|Location||Caribbean, island in the Caribbean Sea, south of Cuba|
|Language||English, English Patois|
|Religion||Protestant 62.5%, Roman Catholic 2.6%, other or unspecified 14.2%, none 20.9%|
|Climate||Tropical; hot, humid; temperate interior|
|Ethnic Groups||Black 91.2%, Mixed race 6.2%, other or unknown 2.6%|
|Motto||"Out of Many, One People"|
|Group Registration Fee - Not included in participant cost:||
|35+ Hours of Ministry:|
|Safe Drinking Water:|
|Transportation to/from Airport and Ministry Sites:|
|Participation in Local Church Services:|
|Sleeping Accommodations:||Floor-sleeping lodging in a secure church or school in the area||Dorm style with available bunk beds||Hotel accommodations|
|Meals:||Homemade Jamaican and American meals||Homemade Jamaican and American meals||Homemade Jamaican and American meals|
|Recreation or Local Cultural Experience:|
Prior to the trip you will receive a group leader manual, which includes fundraising ideas, online trip handbooks and resources for participants, promotional materials, and unlimited pre-trip consultations with your trip leader.
Once in Jamaica you will receive transportation to and from the airport, transportation to and from ministry sites, three meals a day, safe drinking water, sleeping accommodations, group T-shirts, customizable ministry options, an opportunity to attend local church services, evening worship, prayer, debriefing meetings, and a local sightseeing or recreation activity.
Airfare, passport, vaccinations, spending money, offering at church services, construction and/or ministry materials, personal insurance, and optional recreation.
English is the official language. Patois, the Jamaican creole or language combining English, French and African languages, is also widely spoken. Many Jamaicans are bilingual.
Yes. We take extra precautions and lay down strict ground rules to ensure safety. Crime occurs in Jamaica just like everywhere else, but we have never had a PPM team experience a major incident of crime. Our genuine partnership with pastors and other community leaders in Jamaica ensures there is always someone looking out for the well being of our teams.
Jamaica has no poisonous snakes or spiders... just a lot of goats!
PPM staff will be waiting for you at the airport when you arrive in Jamaica. We will then provide transportation from the airport to the ministry location and back again at the end of the trip.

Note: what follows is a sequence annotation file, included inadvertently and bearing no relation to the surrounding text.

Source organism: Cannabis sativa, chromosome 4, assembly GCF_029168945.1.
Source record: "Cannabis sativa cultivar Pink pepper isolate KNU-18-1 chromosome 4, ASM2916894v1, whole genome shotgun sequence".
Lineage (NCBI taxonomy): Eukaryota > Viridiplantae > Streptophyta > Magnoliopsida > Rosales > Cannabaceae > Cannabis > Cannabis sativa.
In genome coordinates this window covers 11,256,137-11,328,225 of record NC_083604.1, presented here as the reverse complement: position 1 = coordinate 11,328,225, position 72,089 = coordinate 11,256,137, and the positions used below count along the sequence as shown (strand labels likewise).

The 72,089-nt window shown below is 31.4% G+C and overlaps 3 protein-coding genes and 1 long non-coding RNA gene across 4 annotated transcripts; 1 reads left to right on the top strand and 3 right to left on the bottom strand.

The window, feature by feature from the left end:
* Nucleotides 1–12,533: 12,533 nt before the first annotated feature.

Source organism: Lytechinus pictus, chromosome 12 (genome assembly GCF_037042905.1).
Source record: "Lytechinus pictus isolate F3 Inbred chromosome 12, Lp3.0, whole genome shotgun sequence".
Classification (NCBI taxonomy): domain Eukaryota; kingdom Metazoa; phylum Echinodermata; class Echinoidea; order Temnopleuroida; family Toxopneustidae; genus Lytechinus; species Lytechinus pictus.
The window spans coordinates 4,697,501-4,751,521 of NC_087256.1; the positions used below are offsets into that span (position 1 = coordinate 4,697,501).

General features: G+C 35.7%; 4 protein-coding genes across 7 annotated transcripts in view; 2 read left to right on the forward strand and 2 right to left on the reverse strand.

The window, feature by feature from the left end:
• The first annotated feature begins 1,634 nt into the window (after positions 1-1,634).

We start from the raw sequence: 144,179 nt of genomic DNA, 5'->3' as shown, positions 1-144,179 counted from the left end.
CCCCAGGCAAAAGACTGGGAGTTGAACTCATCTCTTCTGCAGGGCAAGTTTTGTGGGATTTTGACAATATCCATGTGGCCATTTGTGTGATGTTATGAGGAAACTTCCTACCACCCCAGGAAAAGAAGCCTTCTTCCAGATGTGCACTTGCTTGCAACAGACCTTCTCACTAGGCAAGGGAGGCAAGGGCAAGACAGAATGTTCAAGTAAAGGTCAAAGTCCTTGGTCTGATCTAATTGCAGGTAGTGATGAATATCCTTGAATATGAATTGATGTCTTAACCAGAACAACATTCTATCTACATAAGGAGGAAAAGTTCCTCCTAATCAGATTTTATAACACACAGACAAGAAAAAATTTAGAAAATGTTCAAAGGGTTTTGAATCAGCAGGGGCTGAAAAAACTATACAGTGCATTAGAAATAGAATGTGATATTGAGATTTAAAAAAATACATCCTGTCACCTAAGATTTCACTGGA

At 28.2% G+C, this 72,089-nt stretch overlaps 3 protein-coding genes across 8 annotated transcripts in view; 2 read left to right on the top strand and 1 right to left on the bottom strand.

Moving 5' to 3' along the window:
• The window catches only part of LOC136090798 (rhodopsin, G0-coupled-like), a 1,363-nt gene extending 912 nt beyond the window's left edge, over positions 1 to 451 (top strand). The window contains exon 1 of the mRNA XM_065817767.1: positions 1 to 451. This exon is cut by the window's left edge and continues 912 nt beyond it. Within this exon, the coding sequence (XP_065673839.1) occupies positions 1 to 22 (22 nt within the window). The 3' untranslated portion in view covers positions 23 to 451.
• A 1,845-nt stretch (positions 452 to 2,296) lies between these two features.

All transportation within the host country is included in the cost of the trip and will be arranged by PPM. Most often, teams will be riding in buses or smaller buses called coasters.
There are two international airports in Jamaica. One is Montego Bay (MBJ) and the other is Kingston (KIN). Before you register for your mission trip you'll be able to see which airport your team will need to fly into, in order for your team to plan properly. After you register for your trip, your airport destination can be found in your account online. Please be in close communication with Praying Pelican Missions about your flights and please inform us before you book as to your proposed travel plans.
All food and drink provided by PPM during trips is safe for consumption. Tap water is generally safe to drink in Jamaica.
Yes. There will be a time set aside to buy souvenirs if so desired.
Jamaican food is very flavorful and generally made from local resources. A typical Jamaican breakfast may include salt fish and ackee, a native fruit, eggs, pancakes and fruits. A local dinner may feature fried fish or chicken with rice and beans.
No. Praying Pelican Missions will provide all meals from the time you arrive to the time you depart. You may wish to bring snacks, but all main meals will be provided by us.
Please see our general FAQ page for answers to questions not specific to Jamaica
Jamaicans are a group of people with a strong sense of independence. Jamaica is world famous for its reggae music, jerk chicken, and producing some of the world's fastest sprinters. One of Jamaica's greatest problems is integrating tourism with the local culture. Jamaica's large beach resorts employ large numbers of people, but also create an environment of the "haves" vs. the "have nots." Some areas (West and South Coasts) are working to make tourism, the largest industry, a more corporate effort. To the short-term mission participant, Jamaica will appear very developed in some areas (mostly coastal), but it also has many rural areas in addition to grinding poverty in urban areas.